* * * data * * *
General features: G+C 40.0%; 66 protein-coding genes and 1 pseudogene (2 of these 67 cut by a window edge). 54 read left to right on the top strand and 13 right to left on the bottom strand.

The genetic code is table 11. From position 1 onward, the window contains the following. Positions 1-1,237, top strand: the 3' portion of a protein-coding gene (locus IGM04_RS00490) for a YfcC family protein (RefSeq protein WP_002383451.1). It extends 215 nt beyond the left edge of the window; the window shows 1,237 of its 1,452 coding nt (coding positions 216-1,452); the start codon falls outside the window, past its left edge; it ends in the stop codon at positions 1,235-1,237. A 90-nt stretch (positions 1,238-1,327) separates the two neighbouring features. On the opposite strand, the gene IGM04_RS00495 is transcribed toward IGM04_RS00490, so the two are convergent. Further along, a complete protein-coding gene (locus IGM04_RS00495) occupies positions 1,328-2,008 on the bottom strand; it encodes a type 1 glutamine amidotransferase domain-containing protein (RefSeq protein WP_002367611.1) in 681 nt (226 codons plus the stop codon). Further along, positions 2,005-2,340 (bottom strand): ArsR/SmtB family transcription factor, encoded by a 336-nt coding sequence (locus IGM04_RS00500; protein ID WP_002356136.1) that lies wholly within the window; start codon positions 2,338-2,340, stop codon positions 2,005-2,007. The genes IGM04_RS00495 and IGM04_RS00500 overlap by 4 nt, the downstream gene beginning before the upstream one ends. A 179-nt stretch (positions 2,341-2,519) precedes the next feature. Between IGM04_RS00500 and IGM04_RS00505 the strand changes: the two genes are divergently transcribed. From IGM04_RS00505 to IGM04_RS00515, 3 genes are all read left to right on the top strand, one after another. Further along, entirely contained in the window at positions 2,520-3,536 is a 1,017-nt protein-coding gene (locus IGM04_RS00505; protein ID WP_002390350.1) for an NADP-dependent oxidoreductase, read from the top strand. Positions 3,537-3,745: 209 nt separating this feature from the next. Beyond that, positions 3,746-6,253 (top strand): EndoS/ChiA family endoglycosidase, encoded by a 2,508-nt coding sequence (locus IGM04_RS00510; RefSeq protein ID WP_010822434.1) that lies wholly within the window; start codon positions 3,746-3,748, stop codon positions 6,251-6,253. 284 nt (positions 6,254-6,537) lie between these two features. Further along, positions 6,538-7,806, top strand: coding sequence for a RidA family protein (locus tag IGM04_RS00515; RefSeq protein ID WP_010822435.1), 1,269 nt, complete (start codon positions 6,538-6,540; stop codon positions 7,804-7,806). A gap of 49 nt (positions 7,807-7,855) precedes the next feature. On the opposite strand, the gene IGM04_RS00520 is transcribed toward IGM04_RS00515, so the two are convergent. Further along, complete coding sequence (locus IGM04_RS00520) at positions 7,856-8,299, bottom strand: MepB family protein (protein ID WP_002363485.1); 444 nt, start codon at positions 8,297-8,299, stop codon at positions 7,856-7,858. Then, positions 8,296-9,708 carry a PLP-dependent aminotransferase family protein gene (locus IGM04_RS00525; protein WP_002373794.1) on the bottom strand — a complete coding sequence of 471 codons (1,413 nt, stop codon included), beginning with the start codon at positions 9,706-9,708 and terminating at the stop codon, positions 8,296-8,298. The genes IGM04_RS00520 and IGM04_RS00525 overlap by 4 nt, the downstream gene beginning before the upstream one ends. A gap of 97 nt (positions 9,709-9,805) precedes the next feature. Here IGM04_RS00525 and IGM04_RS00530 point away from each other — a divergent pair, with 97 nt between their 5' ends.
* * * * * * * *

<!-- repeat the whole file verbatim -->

General features: G+C 40.0%; 66 protein-coding genes and 1 pseudogene (2 of these 67 cut by a window edge). 54 read left to right on the top strand and 13 right to left on the bottom strand.

The genetic code is table 11. From position 1 onward, the window contains the following. Positions 1-1,237, top strand: the 3' portion of a protein-coding gene (locus IGM04_RS00490) for a YfcC family protein (RefSeq protein WP_002383451.1). It extends 215 nt beyond the left edge of the window; the window shows 1,237 of its 1,452 coding nt (coding positions 216-1,452); the start codon falls outside the window, past its left edge; it ends in the stop codon at positions 1,235-1,237. A 90-nt stretch (positions 1,238-1,327) separates the two neighbouring features. On the opposite strand, the gene IGM04_RS00495 is transcribed toward IGM04_RS00490, so the two are convergent. Further along, a complete protein-coding gene (locus IGM04_RS00495) occupies positions 1,328-2,008 on the bottom strand; it encodes a type 1 glutamine amidotransferase domain-containing protein (RefSeq protein WP_002367611.1) in 681 nt (226 codons plus the stop codon). Further along, positions 2,005-2,340 (bottom strand): ArsR/SmtB family transcription factor, encoded by a 336-nt coding sequence (locus IGM04_RS00500; protein ID WP_002356136.1) that lies wholly within the window; start codon positions 2,338-2,340, stop codon positions 2,005-2,007. The genes IGM04_RS00495 and IGM04_RS00500 overlap by 4 nt, the downstream gene beginning before the upstream one ends. A 179-nt stretch (positions 2,341-2,519) precedes the next feature. Between IGM04_RS00500 and IGM04_RS00505 the strand changes: the two genes are divergently transcribed. From IGM04_RS00505 to IGM04_RS00515, 3 genes are all read left to right on the top strand, one after another. Further along, entirely contained in the window at positions 2,520-3,536 is a 1,017-nt protein-coding gene (locus IGM04_RS00505; protein ID WP_002390350.1) for an NADP-dependent oxidoreductase, read from the top strand. Positions 3,537-3,745: 209 nt separating this feature from the next. Beyond that, positions 3,746-6,253 (top strand): EndoS/ChiA family endoglycosidase, encoded by a 2,508-nt coding sequence (locus IGM04_RS00510; RefSeq protein ID WP_010822434.1) that lies wholly within the window; start codon positions 3,746-3,748, stop codon positions 6,251-6,253. 284 nt (positions 6,254-6,537) lie between these two features. Further along, positions 6,538-7,806, top strand: coding sequence for a RidA family protein (locus tag IGM04_RS00515; RefSeq protein ID WP_010822435.1), 1,269 nt, complete (start codon positions 6,538-6,540; stop codon positions 7,804-7,806). A gap of 49 nt (positions 7,807-7,855) precedes the next feature. On the opposite strand, the gene IGM04_RS00520 is transcribed toward IGM04_RS00515, so the two are convergent. Further along, complete coding sequence (locus IGM04_RS00520) at positions 7,856-8,299, bottom strand: MepB family protein (protein ID WP_002363485.1); 444 nt, start codon at positions 8,297-8,299, stop codon at positions 7,856-7,858. Then, positions 8,296-9,708 carry a PLP-dependent aminotransferase family protein gene (locus IGM04_RS00525; protein WP_002373794.1) on the bottom strand — a complete coding sequence of 471 codons (1,413 nt, stop codon included), beginning with the start codon at positions 9,706-9,708 and terminating at the stop codon, positions 8,296-8,298. The genes IGM04_RS00520 and IGM04_RS00525 overlap by 4 nt, the downstream gene beginning before the upstream one ends. A gap of 97 nt (positions 9,709-9,805) precedes the next feature. Here IGM04_RS00525 and IGM04_RS00530 point away from each other — a divergent pair, with 97 nt between their 5' ends.